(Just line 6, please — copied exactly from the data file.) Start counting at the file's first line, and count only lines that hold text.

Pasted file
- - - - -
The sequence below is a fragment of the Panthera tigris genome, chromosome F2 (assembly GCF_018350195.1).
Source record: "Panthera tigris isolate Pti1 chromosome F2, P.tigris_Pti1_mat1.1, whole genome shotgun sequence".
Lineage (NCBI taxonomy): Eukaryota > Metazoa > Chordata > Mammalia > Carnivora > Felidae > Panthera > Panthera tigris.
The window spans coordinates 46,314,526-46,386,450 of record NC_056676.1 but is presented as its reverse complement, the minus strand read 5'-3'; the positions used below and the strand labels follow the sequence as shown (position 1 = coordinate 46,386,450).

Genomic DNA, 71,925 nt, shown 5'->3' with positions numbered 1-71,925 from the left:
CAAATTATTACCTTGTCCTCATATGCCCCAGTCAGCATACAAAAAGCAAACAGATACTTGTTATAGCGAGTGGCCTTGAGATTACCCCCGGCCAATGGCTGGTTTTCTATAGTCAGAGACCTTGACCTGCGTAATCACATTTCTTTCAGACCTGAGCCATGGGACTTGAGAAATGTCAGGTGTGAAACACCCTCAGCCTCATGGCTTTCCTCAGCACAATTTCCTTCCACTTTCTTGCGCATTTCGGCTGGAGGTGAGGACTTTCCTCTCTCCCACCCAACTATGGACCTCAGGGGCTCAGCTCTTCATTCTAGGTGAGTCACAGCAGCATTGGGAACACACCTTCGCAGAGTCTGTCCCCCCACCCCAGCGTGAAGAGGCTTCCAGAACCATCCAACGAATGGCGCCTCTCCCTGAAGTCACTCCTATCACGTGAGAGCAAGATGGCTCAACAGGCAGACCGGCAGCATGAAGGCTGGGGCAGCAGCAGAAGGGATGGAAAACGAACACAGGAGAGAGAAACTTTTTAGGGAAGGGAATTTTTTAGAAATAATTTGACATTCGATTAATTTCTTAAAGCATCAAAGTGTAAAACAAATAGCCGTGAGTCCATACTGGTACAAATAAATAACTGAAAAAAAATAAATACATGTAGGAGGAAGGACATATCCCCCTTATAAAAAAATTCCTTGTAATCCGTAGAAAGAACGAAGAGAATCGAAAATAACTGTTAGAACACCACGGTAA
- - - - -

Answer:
CAAATTATTACCTTGTCCTCATATGCCCCAGTCAGCATACAAAAAGCAAACAGATACTTGTTATAGCGAGTGGCCTTGAGATTACCCCCGGCCAATGGCTGGTTTTCTATAGTCAGAGACCTTGACCTGCGTAATCACATTTCTTTCAGACCTGAGCCATGGGACTTGAGAAATGTCAGGTGTGAAACACCCTCAGCCTCATGGCTTTCCTCAGCACAATTTCCTTCCACTTTCTTGCGCATTTCGGCTGGAGGTGAGGACTTTCCTCTCTCCCACCCAACTATGGACCTCAGGGGCTCAGCTCTTCATTCTAGGTGAGTCACAGCAGCATTGGGAACACACCTTCGCAGAGTCTGTCCCCCCACCCCAGCGTGAAGAGGCTTCCAGAACCATCCAACGAATGGCGCCTCTCCCTGAAGTCACTCCTATCACGTGAGAGCAAGATGGCTCAACAGGCAGACCGGCAGCATGAAGGCTGGGGCAGCAGCAGAAGGGATGGAAAACGAACACAGGAGAGAGAAACTTTTTAGGGAAGGGAATTTTTTAGAAATAATTTGACATTCGATTAATTTCTTAAAGCATCAAAGTGTAAAACAAATAGCCGTGAGTCCATACTGGTACAAATAAATAACTGAAAAAAAATAAATACATGTAGGAGGAAGGACATATCCCCCTTATAAAAAAATTCCTTGTAATCCGTAGAAAGAACGAAGAGAATCGAAAATAACTGTTAGAACACCACGGTAA